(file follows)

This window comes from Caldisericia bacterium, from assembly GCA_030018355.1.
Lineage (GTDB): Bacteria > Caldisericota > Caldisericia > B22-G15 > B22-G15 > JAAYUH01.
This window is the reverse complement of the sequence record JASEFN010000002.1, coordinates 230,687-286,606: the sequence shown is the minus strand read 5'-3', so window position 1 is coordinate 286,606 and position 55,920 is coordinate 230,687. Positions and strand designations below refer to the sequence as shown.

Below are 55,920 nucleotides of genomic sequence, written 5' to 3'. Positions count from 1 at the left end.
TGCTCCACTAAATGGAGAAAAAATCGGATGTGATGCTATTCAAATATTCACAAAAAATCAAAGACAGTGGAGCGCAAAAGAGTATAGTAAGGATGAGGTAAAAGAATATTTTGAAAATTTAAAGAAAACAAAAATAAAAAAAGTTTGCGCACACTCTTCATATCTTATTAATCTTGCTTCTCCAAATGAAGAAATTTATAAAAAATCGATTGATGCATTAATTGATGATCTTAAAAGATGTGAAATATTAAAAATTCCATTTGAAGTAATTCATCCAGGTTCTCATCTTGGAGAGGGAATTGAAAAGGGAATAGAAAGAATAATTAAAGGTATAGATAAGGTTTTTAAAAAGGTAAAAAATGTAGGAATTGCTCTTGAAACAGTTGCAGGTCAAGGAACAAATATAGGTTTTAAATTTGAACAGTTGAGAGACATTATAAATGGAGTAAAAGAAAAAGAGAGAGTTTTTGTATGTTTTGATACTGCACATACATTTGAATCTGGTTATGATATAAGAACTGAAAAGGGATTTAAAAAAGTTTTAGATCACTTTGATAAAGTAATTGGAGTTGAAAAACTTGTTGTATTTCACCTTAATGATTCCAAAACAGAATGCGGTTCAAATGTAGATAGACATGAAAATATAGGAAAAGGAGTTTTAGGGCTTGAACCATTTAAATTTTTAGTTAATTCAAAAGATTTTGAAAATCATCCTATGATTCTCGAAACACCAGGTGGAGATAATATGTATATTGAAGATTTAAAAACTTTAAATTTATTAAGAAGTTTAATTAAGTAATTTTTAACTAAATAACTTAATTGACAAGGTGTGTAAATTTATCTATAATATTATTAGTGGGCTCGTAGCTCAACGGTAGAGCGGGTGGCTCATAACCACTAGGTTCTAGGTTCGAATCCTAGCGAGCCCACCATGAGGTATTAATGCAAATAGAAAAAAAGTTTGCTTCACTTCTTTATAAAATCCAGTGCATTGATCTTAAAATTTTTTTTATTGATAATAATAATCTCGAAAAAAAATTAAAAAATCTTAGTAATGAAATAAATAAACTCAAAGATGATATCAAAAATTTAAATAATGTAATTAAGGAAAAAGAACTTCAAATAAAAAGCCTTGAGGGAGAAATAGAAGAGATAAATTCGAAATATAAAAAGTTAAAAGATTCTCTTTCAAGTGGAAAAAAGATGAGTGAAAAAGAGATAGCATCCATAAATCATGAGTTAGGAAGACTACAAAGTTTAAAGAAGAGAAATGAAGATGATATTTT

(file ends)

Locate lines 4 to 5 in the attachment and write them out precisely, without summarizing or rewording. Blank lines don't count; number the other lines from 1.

Below are 55,920 nucleotides of genomic sequence, written 5' to 3'. Positions count from 1 at the left end.
TGCTCCACTAAATGGAGAAAAAATCGGATGTGATGCTATTCAAATATTCACAAAAAATCAAAGACAGTGGAGCGCAAAAGAGTATAGTAAGGATGAGGTAAAAGAATATTTTGAAAATTTAAAGAAAACAAAAATAAAAAAAGTTTGCGCACACTCTTCATATCTTATTAATCTTGCTTCTCCAAATGAAGAAATTTATAAAAAATCGATTGATGCATTAATTGATGATCTTAAAAGATGTGAAATATTAAAAATTCCATTTGAAGTAATTCATCCAGGTTCTCATCTTGGAGAGGGAATTGAAAAGGGAATAGAAAGAATAATTAAAGGTATAGATAAGGTTTTTAAAAAGGTAAAAAATGTAGGAATTGCTCTTGAAACAGTTGCAGGTCAAGGAACAAATATAGGTTTTAAATTTGAACAGTTGAGAGACATTATAAATGGAGTAAAAGAAAAAGAGAGAGTTTTTGTATGTTTTGATACTGCACATACATTTGAATCTGGTTATGATATAAGAACTGAAAAGGGATTTAAAAAAGTTTTAGATCACTTTGATAAAGTAATTGGAGTTGAAAAACTTGTTGTATTTCACCTTAATGATTCCAAAACAGAATGCGGTTCAAATGTAGATAGACATGAAAATATAGGAAAAGGAGTTTTAGGGCTTGAACCATTTAAATTTTTAGTTAATTCAAAAGATTTTGAAAATCATCCTATGATTCTCGAAACACCAGGTGGAGATAATATGTATATTGAAGATTTAAAAACTTTAAATTTATTAAGAAGTTTAATTAAGTAATTTTTAACTAAATAACTTAATTGACAAGGTGTGTAAATTTATCTATAATATTATTAGTGGGCTCGTAGCTCAACGGTAGAGCGGGTGGCTCATAACCACTAGGTTCTAGGTTCGAATCCTAGCGAGCCCACCATGAGGTATTAATGCAAATAGAAAAAAAGTTTGCTTCACTTCTTTATAAAATCCAGTGCATTGATCTTAAAATTTTTTTTATTGATAATAATAATCTCGAAAAAAAATTAAAAAATCTTAGTAATGAAATAAATAAACTCAAAGATGATATCAAAAATTTAAATAATGTAATTAAGGAAAAAGAACTTCAAATAAAAAGCCTTGAGGGAGAAATAGAAGAGATAAATTCGAAATATAAAAAGTTAAAAGATTCTCTTTCAAGTGGAAAAAAGATGAGTGAAAAAGAGATAGCATCCATAAATCATGAGTTAGGAAGACTACAAAGTTTAAAGAAGAGAAATGAAGATGATATTTT